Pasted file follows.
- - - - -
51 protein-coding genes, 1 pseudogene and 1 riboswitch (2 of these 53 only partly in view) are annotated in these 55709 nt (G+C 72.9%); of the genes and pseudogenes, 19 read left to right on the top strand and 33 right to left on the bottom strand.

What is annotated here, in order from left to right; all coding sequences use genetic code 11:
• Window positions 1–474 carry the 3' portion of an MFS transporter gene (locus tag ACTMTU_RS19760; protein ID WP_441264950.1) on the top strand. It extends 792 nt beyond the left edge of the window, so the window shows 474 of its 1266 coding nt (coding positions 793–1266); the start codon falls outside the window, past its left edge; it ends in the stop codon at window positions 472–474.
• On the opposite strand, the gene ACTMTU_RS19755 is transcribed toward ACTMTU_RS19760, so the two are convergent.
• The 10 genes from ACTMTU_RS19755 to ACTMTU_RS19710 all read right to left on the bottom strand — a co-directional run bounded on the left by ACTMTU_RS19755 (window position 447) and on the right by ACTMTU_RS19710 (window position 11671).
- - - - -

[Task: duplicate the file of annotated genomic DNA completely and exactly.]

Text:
51 protein-coding genes, 1 pseudogene and 1 riboswitch (2 of these 53 only partly in view) are annotated in these 55709 nt (G+C 72.9%); of the genes and pseudogenes, 19 read left to right on the top strand and 33 right to left on the bottom strand.

What is annotated here, in order from left to right; all coding sequences use genetic code 11:
• Window positions 1–474 carry the 3' portion of an MFS transporter gene (locus tag ACTMTU_RS19760; protein ID WP_441264950.1) on the top strand. It extends 792 nt beyond the left edge of the window, so the window shows 474 of its 1266 coding nt (coding positions 793–1266); the start codon falls outside the window, past its left edge; it ends in the stop codon at window positions 472–474.
• On the opposite strand, the gene ACTMTU_RS19755 is transcribed toward ACTMTU_RS19760, so the two are convergent.
• The 10 genes from ACTMTU_RS19755 to ACTMTU_RS19710 all read right to left on the bottom strand — a co-directional run bounded on the left by ACTMTU_RS19755 (window position 447) and on the right by ACTMTU_RS19710 (window position 11671).